Thursday, April 2, 2009

The Problem with Dumping! by DL Larson

This spring I've had the great privilege of judging writers contests. I've always enjoyed helping out, but somehow I managed to over extend myself this year and am judging three categories in two different contests. Everyone's gone electronic and I'm fearful I'll delete something I shouldn't, so caution is at red alert at my house.

Amongst all these entries I've discovered a common problem, the issue of information dumping. I have my own ways of avoiding this nasty habit but I did a little research and was happy to discover many of us solve this in a few basic ways.

How do we get pertinent information to the reader without burdening them with too much information at once? In other words, how do we avoid dumping on the reader?

Dialogue! This is a great way to begin a story, ususally accompanied with action of some degree. Be concise, be pragmatic, what does the reader absolutely need to know? If the color of their eyes is not important at this moment, save that for another scene. Think sprinkles on your donut ~ a scattering of information is more relevant than a long list of attributes. Use only the most important points your reader will need in order to move the story forward.

Don't interrupt the flow with too much information!
We have so much to tell the reader, so we share and share and share til the reader's eyes are glazed over and wondering how any of this is relevant to the story. This is mostly due to the creation process of our make-believe world. Most of this is important only to the writer. Much of this is draft work - yes draft work! The creation of the concepts, the plot, the characters are all shoved into the beginning because the writer is establishing his new world. The easiest way to solve this dumping is to remove the whole thing, put it in a notebook titled: NOTES, and refer back to it as needed. Again disperse needed information with succulent finesse. By doing this the writer has perked up the plot, created more tension and conflict and has the reader wondering what will happen next.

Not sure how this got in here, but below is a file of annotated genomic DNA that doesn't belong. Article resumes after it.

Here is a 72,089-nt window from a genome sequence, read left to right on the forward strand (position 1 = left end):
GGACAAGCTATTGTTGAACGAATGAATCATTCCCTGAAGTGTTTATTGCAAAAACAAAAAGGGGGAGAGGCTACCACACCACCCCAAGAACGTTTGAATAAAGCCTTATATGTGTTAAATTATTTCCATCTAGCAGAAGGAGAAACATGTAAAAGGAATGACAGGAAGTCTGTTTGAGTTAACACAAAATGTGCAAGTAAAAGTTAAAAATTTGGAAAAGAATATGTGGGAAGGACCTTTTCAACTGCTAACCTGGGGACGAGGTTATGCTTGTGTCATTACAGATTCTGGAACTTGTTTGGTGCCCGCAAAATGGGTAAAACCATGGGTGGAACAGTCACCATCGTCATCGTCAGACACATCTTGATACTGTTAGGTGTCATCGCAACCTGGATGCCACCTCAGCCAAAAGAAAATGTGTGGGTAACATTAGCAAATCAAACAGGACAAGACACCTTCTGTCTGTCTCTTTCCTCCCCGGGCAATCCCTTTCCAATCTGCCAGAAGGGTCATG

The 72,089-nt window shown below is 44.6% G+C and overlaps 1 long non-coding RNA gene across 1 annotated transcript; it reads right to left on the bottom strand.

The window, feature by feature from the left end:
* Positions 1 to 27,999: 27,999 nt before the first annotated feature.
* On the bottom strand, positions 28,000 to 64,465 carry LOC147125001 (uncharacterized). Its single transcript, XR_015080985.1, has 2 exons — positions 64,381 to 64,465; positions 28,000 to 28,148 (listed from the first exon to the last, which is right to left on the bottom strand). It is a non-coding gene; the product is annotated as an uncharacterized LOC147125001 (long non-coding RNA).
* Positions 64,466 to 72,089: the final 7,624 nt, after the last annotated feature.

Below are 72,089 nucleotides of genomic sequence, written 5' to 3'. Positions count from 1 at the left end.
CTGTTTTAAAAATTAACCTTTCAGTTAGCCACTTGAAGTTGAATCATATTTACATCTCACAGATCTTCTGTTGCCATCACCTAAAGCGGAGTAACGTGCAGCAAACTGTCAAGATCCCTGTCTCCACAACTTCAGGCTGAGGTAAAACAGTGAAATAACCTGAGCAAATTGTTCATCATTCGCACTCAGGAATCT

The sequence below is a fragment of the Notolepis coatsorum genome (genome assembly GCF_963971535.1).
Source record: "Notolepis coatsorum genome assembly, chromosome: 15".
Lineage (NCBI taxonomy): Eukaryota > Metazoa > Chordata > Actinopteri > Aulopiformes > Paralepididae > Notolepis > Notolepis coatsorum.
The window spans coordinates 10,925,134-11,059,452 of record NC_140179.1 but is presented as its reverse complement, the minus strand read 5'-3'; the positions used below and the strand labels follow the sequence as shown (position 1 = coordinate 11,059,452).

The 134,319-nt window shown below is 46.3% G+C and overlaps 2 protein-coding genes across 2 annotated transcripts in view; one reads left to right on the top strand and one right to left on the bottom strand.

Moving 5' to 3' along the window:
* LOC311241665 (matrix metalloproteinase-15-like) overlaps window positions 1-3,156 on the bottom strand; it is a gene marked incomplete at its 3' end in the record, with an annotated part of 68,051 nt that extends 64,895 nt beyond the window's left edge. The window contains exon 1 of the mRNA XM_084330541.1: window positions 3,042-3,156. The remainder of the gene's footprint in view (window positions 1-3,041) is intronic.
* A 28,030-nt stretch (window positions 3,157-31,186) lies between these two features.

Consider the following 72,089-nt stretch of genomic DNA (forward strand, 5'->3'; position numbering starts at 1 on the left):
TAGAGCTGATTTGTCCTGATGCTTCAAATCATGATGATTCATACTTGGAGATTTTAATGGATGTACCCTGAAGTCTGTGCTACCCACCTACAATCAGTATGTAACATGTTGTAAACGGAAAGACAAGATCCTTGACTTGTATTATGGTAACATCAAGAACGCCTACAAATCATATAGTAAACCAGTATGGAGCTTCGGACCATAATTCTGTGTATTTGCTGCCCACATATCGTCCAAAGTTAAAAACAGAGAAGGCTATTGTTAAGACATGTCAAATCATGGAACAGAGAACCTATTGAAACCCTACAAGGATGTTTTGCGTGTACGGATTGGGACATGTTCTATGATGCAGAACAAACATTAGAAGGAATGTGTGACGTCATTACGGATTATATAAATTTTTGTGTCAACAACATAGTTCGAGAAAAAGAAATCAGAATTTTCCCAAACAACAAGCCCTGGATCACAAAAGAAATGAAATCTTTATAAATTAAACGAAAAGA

Timing: This is tricky business, but if the writer has dispersed enough information beforehand, the reader is ready to absorb more of the background or history. It becomes satisfying to know the reason behind the action of the character. But the writer must be honest with his information and not simply repeat was has already been handed out. A progression must build, developing the conflict, sharing the emotions of the characters so the reader can relate to what is happening within the story unfolding.

Scene building: So there's still much the reader needs to know; rather than going on and on about this important information, create a dramatic scene that would show the reader vs. telling them. Once discovering this technique, writing a scene becomes fun, how does one demonstrate back history? How does one convey gut wrenching fear, longing, or revenge? Only the author of the work has the tools to accomplish this task. Only the author knows the true conflict that must be shared with the reader. So the author creates a moving picture for the reader, a dramatic scene where the characters relate what the reader needs to know. Perhaps through back story? Difficult encounters? An object? A dream or nightmare? The ideas are as numerous as the stars.

I'm sure there other great ways to avoid information dumping. If you have a particular way that works for you, please share with us.

Til next time ~

DL Larson


Morgan Mandel said...

It's a challenge to avoid info dumping, but part of being a good author.

Morgan Mandel

Rob Wallker said...

Excellent advice and was glad to learn that your blog was not about dumpster diving, or being dumped -- brings back bad memories in both cases. Oh, yeah, info dumps in books drive me crazy. One guy created a pages long descript of characters down to what toothpaste they used. Author was a dentist.


Deb Larson said...

I wonder if many authors realize they are dumping until it is pointed out to them.
Thanks for sharing!
DL Larson

Ben said...

nice one